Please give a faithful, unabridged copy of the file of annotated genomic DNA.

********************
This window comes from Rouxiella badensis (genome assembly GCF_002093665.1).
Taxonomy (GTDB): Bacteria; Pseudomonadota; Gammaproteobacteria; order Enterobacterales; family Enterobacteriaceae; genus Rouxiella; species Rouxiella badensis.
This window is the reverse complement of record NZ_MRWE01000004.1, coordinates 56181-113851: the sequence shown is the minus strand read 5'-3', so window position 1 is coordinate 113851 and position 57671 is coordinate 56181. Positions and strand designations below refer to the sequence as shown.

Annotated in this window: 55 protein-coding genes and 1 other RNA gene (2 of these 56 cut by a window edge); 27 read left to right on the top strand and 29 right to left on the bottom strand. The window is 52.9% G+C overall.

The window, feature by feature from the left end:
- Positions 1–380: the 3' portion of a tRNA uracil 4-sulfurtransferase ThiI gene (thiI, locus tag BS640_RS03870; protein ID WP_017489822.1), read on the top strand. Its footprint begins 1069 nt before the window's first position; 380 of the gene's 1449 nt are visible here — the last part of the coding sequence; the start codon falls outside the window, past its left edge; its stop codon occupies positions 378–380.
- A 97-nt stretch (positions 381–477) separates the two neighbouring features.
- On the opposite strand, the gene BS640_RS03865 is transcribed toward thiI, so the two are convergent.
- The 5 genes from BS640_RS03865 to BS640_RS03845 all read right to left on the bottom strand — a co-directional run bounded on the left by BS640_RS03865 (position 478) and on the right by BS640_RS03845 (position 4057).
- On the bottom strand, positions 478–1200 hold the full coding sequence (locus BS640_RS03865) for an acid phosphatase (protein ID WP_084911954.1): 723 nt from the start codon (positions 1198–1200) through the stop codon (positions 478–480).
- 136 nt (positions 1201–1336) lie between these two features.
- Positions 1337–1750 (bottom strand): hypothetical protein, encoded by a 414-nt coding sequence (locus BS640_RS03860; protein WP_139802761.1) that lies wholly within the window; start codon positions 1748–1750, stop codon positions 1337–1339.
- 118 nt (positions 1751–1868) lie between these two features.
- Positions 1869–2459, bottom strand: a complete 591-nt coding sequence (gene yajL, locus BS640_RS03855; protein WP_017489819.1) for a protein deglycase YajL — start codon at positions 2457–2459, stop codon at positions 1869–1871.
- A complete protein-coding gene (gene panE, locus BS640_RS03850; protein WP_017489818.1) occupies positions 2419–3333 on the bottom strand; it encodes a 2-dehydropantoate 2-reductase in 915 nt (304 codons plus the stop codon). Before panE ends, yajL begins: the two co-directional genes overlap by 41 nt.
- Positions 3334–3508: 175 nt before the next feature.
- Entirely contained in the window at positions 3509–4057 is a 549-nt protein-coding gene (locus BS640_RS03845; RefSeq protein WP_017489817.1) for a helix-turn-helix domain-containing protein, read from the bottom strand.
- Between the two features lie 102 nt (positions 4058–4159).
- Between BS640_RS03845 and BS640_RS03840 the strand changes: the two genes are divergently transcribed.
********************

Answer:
This window comes from Rouxiella badensis (genome assembly GCF_002093665.1).
Taxonomy (GTDB): Bacteria; Pseudomonadota; Gammaproteobacteria; order Enterobacterales; family Enterobacteriaceae; genus Rouxiella; species Rouxiella badensis.
This window is the reverse complement of record NZ_MRWE01000004.1, coordinates 56181-113851: the sequence shown is the minus strand read 5'-3', so window position 1 is coordinate 113851 and position 57671 is coordinate 56181. Positions and strand designations below refer to the sequence as shown.

Annotated in this window: 55 protein-coding genes and 1 other RNA gene (2 of these 56 cut by a window edge); 27 read left to right on the top strand and 29 right to left on the bottom strand. The window is 52.9% G+C overall.

The window, feature by feature from the left end:
- Positions 1–380: the 3' portion of a tRNA uracil 4-sulfurtransferase ThiI gene (thiI, locus tag BS640_RS03870; protein ID WP_017489822.1), read on the top strand. Its footprint begins 1069 nt before the window's first position; 380 of the gene's 1449 nt are visible here — the last part of the coding sequence; the start codon falls outside the window, past its left edge; its stop codon occupies positions 378–380.
- A 97-nt stretch (positions 381–477) separates the two neighbouring features.
- On the opposite strand, the gene BS640_RS03865 is transcribed toward thiI, so the two are convergent.
- The 5 genes from BS640_RS03865 to BS640_RS03845 all read right to left on the bottom strand — a co-directional run bounded on the left by BS640_RS03865 (position 478) and on the right by BS640_RS03845 (position 4057).
- On the bottom strand, positions 478–1200 hold the full coding sequence (locus BS640_RS03865) for an acid phosphatase (protein ID WP_084911954.1): 723 nt from the start codon (positions 1198–1200) through the stop codon (positions 478–480).
- 136 nt (positions 1201–1336) lie between these two features.
- Positions 1337–1750 (bottom strand): hypothetical protein, encoded by a 414-nt coding sequence (locus BS640_RS03860; protein WP_139802761.1) that lies wholly within the window; start codon positions 1748–1750, stop codon positions 1337–1339.
- 118 nt (positions 1751–1868) lie between these two features.
- Positions 1869–2459, bottom strand: a complete 591-nt coding sequence (gene yajL, locus BS640_RS03855; protein WP_017489819.1) for a protein deglycase YajL — start codon at positions 2457–2459, stop codon at positions 1869–1871.
- A complete protein-coding gene (gene panE, locus BS640_RS03850; protein WP_017489818.1) occupies positions 2419–3333 on the bottom strand; it encodes a 2-dehydropantoate 2-reductase in 915 nt (304 codons plus the stop codon). Before panE ends, yajL begins: the two co-directional genes overlap by 41 nt.
- Positions 3334–3508: 175 nt before the next feature.
- Entirely contained in the window at positions 3509–4057 is a 549-nt protein-coding gene (locus BS640_RS03845; RefSeq protein WP_017489817.1) for a helix-turn-helix domain-containing protein, read from the bottom strand.
- Between the two features lie 102 nt (positions 4058–4159).
- Between BS640_RS03845 and BS640_RS03840 the strand changes: the two genes are divergently transcribed.